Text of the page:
If you don’t manage to meet the English language requirements for entry, don’t forget that there are pre-sessional English courses offered by many institutions, as well as pathway courses. These will equip you with the knowledge, skills and abilities needed to gain entry onto an academic degree.  This can also the case for postgraduate studies with pre-master’s courses.

 

Make sure you check out some of the top universities in Canada and Australia for studying computer science:

 

 

How long will a degree in computer science take?

 

The length of time it will take to complete your degree does depend on the university that you choose to study at. For the most part, universities structure the curriculum to span three or four years. In the majority of cases, you will study a three-year BSc Computer Science degree, with the option of a fourth-year honour’s qualification. However, some universities do offer four-year professional degrees in the subject.

 

If you decide that you wish to pursue a postgraduate qualification at master’s or doctoral degree level you will need to allocate a bit more time. A master’s degree in the subject can take between one and two years, and in some cases, three, depending on whether you choose to study full-time or part-time. A doctorate in the subject will usually take you between four and five years to complete.

 

What will I study for a computer science degree?

 

The curriculum for a computer science degree varies between institutions, but you can reasonably expect to study core fundamentals that will be similar between institutions. In your first year, you’ll cover areas like:

 

  • Computer science foundations
  • User and interaction design
  • Programming languages
  • Mathematics for computer science
  • Applications
  • Software engineering

 

As you move to your second year the focus shifts to themes such as:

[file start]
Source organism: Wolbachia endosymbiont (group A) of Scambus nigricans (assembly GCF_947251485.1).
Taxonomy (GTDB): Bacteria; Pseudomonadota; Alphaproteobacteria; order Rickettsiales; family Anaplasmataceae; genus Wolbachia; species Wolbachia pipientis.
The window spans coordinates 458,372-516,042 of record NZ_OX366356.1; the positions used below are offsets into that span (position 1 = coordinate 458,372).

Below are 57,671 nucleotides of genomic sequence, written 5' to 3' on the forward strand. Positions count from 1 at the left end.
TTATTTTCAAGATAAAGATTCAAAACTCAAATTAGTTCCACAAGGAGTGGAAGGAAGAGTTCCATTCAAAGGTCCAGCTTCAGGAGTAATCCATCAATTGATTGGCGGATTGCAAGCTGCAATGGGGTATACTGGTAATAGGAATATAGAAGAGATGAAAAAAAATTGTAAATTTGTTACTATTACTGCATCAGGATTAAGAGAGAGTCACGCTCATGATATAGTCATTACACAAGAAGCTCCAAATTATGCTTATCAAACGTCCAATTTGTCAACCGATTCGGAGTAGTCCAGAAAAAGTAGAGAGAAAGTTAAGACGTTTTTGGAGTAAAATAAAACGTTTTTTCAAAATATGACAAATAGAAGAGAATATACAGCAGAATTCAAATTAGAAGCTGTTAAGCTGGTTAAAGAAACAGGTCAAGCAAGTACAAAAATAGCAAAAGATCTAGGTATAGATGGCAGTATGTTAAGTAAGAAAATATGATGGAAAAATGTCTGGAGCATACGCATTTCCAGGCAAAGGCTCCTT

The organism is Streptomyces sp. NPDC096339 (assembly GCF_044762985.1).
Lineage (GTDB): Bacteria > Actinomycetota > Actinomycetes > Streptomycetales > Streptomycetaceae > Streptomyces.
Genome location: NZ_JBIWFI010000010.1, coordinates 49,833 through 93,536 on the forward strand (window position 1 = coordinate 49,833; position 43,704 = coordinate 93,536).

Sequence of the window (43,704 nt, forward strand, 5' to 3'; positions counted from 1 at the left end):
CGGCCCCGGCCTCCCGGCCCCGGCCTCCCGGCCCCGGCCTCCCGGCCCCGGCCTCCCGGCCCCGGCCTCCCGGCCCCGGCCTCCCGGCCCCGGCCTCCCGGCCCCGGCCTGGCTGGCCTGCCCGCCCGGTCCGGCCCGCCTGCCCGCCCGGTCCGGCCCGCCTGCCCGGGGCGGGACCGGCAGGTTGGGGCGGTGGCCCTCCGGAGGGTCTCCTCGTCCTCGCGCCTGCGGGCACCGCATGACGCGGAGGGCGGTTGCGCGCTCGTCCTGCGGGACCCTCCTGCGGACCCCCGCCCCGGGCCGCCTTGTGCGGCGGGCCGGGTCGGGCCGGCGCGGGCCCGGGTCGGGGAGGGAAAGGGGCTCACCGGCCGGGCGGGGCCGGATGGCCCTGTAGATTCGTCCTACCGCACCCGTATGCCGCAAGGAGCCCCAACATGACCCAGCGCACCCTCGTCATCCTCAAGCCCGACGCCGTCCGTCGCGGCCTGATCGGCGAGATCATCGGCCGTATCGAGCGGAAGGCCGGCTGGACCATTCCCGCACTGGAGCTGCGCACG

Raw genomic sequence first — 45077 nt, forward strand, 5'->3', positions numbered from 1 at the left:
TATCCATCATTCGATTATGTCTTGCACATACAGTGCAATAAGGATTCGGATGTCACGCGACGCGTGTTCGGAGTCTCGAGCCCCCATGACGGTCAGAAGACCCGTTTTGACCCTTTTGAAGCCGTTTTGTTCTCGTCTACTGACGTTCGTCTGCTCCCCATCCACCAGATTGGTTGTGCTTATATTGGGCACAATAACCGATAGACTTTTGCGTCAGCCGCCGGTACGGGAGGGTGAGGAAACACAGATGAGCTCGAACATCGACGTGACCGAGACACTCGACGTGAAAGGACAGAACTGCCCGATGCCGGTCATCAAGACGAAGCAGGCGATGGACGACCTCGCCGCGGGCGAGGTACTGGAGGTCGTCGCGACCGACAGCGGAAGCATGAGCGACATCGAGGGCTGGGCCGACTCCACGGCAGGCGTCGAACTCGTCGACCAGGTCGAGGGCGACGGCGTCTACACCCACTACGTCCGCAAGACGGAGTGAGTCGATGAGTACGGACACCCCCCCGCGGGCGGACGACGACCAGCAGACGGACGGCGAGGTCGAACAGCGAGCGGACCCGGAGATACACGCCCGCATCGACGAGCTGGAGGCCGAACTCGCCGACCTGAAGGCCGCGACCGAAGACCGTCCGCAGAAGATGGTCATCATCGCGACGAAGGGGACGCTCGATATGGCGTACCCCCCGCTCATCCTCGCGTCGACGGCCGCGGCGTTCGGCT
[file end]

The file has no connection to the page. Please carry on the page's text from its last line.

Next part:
• Algorithms and operating systems
  • Network architecture
  • System architecture
  • Programming
  • Artificial intelligence
  • Computational theory

 

Having advanced to the final or penultimate year of your degree you’ll take on a range of topics, which may also involve specialising, including:

 

  • Virtual reality
  • Ethics of computing
  • Data science
  • Multivariate analysis
  • Bioinformatics
  • Language processing
  • Robotics
  • Advanced algorithms
  • Software engineering

 

If you’ve enrolled for a four-year professional degree, the final year of your study will usually be dedicated to a specific area or topic that will require you to produce a research paper or project for assessment. Sometimes you will be required to interact or work within an industry setting to conduct research.

 

If you move to a master’s degree or PhD qualification you will engage in a combination of research, coursework and practical work. The scope of your research can cover a wide variety of computer science-related areas of enquiry.

 

What are the career options for a computer science graduate?

 

Studying computer science gives you access to quite an array of career options, some of which may surprise you. With the technical expertise and analytical thinking skills of graduates of computer science in high demand you could find yourself working as a:

 

  • Data analyst
  • App developer
  • Software developer
  • Cybersecurity analyst
  • Systems analyst
  • Mobile developer
  • Web designer
  • Network architect
  • Information security analysts/consultant
  • Artificial intelligence engineer
  • Teacher

 

Remember that your skills may also be applicable in a variety of sectors that include:

 

  • Finance
  • Healthcare
  • Engineering
  • Manufacturing
  • Public sector
  • Telecommunication

 

Statistics show that the majority of computer science graduates progress to professional work after finishing their studies.

 

Having brushed up on your knowledge of computer science there is no better time to start exploring your course and university options using our course matcher tool. If you’re still a little unsure of your direction take a look at our guides to match your study and career path, degrees to suit your personality and what skills employers look for in graduates.